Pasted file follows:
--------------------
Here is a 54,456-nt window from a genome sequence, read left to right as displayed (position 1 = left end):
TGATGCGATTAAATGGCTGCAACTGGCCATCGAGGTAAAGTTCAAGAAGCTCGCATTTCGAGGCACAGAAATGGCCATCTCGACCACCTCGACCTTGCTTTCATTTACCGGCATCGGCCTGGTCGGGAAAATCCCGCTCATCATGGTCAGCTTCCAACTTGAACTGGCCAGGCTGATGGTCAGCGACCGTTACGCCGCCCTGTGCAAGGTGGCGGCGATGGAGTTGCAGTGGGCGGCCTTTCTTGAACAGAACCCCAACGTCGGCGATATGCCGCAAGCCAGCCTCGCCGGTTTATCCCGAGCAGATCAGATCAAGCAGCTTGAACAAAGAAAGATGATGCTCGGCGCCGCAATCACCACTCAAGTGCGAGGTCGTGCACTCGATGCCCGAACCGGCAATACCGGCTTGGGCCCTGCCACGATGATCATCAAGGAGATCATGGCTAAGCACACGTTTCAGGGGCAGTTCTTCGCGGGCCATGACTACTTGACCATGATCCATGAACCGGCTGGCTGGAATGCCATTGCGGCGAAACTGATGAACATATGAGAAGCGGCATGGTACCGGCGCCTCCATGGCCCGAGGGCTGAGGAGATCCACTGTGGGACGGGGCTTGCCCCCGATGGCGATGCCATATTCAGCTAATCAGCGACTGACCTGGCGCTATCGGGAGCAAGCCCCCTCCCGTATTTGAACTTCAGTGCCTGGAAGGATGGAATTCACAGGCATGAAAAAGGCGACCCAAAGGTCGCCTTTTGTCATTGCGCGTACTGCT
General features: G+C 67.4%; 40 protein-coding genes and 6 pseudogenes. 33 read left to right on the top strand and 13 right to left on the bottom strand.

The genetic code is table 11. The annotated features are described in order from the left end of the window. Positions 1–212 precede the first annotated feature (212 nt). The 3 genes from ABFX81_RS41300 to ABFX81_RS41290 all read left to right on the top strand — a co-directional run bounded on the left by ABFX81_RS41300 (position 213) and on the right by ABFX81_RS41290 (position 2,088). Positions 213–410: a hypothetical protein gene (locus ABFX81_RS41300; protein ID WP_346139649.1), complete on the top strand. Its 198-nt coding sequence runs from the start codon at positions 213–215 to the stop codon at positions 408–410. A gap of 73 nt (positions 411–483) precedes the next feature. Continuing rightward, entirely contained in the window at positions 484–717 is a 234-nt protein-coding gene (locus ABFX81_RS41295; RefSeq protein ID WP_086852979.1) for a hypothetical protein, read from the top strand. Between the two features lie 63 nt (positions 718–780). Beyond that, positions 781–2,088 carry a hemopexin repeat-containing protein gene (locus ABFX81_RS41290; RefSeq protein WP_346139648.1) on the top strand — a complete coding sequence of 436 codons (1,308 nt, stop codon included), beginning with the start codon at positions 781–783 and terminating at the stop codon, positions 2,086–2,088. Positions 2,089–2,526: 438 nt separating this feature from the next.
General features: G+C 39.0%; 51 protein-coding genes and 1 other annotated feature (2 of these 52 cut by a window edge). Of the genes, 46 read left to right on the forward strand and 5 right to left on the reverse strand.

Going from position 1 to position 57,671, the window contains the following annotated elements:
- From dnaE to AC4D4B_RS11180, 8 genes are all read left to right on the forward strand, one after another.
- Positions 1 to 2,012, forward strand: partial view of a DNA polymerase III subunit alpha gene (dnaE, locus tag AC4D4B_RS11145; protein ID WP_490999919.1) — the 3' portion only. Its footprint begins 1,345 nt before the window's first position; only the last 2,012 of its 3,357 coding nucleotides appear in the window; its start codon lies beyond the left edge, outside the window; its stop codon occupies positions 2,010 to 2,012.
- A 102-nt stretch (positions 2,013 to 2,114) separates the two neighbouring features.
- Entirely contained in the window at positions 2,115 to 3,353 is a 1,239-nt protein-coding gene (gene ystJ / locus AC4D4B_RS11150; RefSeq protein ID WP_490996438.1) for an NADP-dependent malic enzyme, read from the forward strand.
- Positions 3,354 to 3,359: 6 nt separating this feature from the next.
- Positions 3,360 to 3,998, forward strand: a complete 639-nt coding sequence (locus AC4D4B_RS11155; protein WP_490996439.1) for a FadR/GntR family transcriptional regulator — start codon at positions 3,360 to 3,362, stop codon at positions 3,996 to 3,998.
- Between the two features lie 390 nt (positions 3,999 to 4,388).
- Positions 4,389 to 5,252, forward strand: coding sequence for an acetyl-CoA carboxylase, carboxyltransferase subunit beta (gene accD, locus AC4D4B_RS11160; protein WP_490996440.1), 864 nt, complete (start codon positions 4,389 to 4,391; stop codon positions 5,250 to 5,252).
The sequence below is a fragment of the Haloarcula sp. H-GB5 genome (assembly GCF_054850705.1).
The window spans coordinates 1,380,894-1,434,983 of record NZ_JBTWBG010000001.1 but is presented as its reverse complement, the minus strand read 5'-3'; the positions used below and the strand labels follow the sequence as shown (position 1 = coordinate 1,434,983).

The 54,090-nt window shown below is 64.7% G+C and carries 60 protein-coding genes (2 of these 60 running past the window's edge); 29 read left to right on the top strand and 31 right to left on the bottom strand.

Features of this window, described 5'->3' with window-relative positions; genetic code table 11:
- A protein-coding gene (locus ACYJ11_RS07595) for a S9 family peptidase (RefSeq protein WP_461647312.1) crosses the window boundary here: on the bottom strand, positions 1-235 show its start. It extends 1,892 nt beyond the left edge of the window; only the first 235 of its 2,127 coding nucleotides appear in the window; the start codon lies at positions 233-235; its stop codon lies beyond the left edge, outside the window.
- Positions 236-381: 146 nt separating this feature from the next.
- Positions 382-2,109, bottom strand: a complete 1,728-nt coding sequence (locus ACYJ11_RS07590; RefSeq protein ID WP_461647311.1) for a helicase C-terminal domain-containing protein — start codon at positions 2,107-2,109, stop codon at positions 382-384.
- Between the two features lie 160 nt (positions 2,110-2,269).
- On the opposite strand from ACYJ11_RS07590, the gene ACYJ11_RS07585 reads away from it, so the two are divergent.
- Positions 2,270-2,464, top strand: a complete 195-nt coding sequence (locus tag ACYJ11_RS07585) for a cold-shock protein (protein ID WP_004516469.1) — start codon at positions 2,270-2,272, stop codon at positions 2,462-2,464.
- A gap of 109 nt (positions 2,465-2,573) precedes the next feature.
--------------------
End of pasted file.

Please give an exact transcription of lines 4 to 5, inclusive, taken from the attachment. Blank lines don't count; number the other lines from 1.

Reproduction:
The genetic code is table 11. The annotated features are described in order from the left end of the window. Positions 1–212 precede the first annotated feature (212 nt). The 3 genes from ABFX81_RS41300 to ABFX81_RS41290 all read left to right on the top strand — a co-directional run bounded on the left by ABFX81_RS41300 (position 213) and on the right by ABFX81_RS41290 (position 2,088). Positions 213–410: a hypothetical protein gene (locus ABFX81_RS41300; protein ID WP_346139649.1), complete on the top strand. Its 198-nt coding sequence runs from the start codon at positions 213–215 to the stop codon at positions 408–410. A gap of 73 nt (positions 411–483) precedes the next feature. Continuing rightward, entirely contained in the window at positions 484–717 is a 234-nt protein-coding gene (locus ABFX81_RS41295; RefSeq protein ID WP_086852979.1) for a hypothetical protein, read from the top strand. Between the two features lie 63 nt (positions 718–780). Beyond that, positions 781–2,088 carry a hemopexin repeat-containing protein gene (locus ABFX81_RS41290; RefSeq protein WP_346139648.1) on the top strand — a complete coding sequence of 436 codons (1,308 nt, stop codon included), beginning with the start codon at positions 781–783 and terminating at the stop codon, positions 2,086–2,088. Positions 2,089–2,526: 438 nt separating this feature from the next.
General features: G+C 39.0%; 51 protein-coding genes and 1 other annotated feature (2 of these 52 cut by a window edge). Of the genes, 46 read left to right on the forward strand and 5 right to left on the reverse strand.